Seagull Models has captured the clean lines of the full-scale Radial Rocket. The iron-on covering is
spot on and all of the N numbers and logos are on a self-adhesive sheet so you can add as many or
as few as you’d like.
The kit contains
for all of the control
linkages. In this
photo you’ll also see
the weight added
just in front of the tail
wheel to attain the
Photos by the author
but it was still
I took the
outside for a few
Radial Rocket TD
ARF is a sharp-looking airplane. It might
be smaller than average these days, but it
looks great with that red flame trim over
the white airframe.
There’s nothing like the feeling before
a maiden flight. Everything’s slightly
tense—butterflies in the stomach, nerves,
etc. That held true with the Radial
Rocket TD, and even more so because I
wasn’t sure how well my main landing
gear modification would hold up.
I carried the Radial Rocket TD out
to my club’s paved runway to spare any
stress on the landing gear. After taxiing
into position, I throttled up and the
model went fairly straight down the
runway and lifted off with a slight bit of
With the landing gear passing the first
test, I settled down into trimming the
aircraft and flying low passes for photos.
I found myself bringing the Radial
Rocket TD in lower and faster on each
pass. This is a comfortable airplane to
fly. I instantly felt at ease, as though I’d
been flying it all season.
With the photo passes out of the
way, I wanted to see what else I could
coax out of this little aircraft. This isn’t
a true aerobat, but it can get through a
surprising range of maneuvers. Loops
and rolls are easy, and the Radial
Rocket TD loves to fly inverted.
Knife-edge passes are slightly trickier
because of the small rudder, and I had
to hold quite a lot of cross-control to
keep it pointed in a straight line.
Vertical maneuvers such as
Hammerheads and even large Cuban
8s are harder because the 10GX will
run out of steam pulling the aircraft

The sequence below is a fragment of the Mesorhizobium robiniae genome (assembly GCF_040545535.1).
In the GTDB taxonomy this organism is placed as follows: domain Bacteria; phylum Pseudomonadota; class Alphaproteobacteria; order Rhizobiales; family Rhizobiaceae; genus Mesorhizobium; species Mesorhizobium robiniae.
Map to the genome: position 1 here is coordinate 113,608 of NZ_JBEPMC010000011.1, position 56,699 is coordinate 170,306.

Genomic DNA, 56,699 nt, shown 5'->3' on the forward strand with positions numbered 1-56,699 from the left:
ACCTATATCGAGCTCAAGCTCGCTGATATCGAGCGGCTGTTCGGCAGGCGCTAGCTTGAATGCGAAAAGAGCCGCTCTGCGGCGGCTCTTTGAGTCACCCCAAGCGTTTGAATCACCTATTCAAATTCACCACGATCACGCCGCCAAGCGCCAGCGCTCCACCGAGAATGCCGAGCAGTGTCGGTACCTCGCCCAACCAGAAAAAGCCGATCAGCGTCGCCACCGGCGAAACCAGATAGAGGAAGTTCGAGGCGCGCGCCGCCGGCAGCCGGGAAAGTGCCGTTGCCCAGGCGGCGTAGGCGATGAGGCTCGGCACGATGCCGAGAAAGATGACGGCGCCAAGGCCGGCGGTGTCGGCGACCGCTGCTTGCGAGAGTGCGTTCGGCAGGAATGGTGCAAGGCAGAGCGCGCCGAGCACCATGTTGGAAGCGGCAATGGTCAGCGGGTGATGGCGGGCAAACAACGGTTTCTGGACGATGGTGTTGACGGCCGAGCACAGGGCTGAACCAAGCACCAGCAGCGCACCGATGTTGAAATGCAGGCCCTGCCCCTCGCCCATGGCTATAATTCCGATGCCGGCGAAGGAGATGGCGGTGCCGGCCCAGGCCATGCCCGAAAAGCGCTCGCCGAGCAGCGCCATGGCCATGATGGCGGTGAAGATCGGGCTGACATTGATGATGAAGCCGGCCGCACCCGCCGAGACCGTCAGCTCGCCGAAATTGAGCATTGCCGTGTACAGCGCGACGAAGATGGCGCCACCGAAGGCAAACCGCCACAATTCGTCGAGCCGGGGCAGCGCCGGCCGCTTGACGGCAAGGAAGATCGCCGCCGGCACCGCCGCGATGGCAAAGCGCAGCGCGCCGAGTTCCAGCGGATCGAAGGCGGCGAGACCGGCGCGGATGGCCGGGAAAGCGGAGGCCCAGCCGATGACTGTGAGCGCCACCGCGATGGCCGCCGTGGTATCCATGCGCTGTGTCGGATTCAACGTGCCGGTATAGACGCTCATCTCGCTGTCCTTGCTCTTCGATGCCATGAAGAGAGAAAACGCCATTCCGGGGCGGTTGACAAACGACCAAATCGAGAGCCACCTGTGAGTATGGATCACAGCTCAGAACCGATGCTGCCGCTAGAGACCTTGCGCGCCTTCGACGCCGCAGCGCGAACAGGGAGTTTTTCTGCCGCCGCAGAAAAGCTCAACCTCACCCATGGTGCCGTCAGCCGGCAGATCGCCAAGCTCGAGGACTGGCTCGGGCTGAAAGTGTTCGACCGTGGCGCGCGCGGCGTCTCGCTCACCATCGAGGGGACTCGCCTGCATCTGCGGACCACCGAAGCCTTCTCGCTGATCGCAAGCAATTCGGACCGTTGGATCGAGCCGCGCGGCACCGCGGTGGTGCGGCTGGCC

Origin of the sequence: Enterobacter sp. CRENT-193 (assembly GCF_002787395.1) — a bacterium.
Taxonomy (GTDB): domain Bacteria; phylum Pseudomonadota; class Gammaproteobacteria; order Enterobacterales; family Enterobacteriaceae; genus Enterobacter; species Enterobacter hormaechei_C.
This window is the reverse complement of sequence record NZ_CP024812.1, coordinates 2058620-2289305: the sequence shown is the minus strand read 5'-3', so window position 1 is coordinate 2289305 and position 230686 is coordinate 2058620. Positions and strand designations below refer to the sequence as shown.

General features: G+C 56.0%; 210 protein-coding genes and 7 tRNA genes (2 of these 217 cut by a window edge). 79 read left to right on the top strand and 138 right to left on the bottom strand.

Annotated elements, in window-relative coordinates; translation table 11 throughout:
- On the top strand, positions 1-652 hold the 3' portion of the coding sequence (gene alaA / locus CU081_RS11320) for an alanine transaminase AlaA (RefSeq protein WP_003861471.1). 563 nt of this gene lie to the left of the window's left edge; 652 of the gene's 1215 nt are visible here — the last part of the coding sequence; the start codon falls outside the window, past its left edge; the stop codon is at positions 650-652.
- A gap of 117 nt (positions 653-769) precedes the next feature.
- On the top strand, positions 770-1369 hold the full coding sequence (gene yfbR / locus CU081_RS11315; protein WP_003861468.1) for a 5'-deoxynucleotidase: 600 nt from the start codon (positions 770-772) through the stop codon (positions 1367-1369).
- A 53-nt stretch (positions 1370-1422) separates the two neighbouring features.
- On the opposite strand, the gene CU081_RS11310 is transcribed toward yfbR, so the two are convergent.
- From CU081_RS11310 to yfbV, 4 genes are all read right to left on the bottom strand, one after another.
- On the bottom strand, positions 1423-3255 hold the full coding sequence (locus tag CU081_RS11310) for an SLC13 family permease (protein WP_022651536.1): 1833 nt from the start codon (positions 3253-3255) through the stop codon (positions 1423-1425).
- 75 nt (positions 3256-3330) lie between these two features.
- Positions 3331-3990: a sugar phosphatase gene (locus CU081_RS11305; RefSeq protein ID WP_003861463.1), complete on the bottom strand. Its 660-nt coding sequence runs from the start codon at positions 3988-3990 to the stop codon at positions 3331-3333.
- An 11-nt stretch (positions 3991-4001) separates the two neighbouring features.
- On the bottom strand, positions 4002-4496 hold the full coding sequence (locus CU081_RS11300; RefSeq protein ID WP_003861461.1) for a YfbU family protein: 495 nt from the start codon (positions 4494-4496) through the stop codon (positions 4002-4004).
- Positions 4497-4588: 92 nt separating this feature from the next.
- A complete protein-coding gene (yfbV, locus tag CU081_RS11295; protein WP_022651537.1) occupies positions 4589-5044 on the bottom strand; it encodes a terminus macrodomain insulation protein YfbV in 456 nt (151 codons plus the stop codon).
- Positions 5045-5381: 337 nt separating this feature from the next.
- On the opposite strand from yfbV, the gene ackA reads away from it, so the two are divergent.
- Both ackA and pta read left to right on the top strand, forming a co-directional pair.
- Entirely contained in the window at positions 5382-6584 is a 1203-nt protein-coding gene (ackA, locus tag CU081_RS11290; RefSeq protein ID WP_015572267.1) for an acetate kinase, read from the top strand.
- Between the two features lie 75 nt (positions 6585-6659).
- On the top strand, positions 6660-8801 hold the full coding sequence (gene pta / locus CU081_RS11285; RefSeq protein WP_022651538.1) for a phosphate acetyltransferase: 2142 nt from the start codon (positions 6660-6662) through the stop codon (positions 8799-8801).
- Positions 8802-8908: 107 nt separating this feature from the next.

vertical. Keep them in tight and you
can do it, but it’s not the model’s strong
On the slower side of things, I found
that the aircraft drops a wingtip when it
reaches stall speed. It’s not a drastic drop,
but it will get your attention if you stall
it too close to the ground! Drop a bit of
flaps and that all changes.
The manual doesn’t recommend any
throws for the flaps, so I used my best
judgment and assigned them to a three-position switch. Half flaps (roughly
30°) are great for cruising in slow,
controlled passes. Dropping them to
full—approximately 60°—really helps in
setting up for slow, controllable landing
On each landing, I’ve been able to set
the model down on the main landing
gear with little bounce. You do have to
fly it all the way to the ground and pay
attention, but it is quite controllable. My
landing gear modification has held up
well, even after several dozen flights.
This is one sharp-looking design.
Seagull Models has done a great job of
capturing the full-scale Radial Rocket’s
looks in this 10cc-size ARF. The manual
could be better and the landing gear
requires modification, but if you’re
able to overcome those two things, the
pairing of this kit with the Evolution
10GX engine will give you great
performance and flight times exceeding
15 to 20 minutes per tank. All of this in
a model small enough to fit in the trunk
of most cars!
Sig Manufacturing Co.
Radial Rocket TD manual
Dave Brown Products
68 Model Aviation OCTOBER2015 www.ModelAviation.com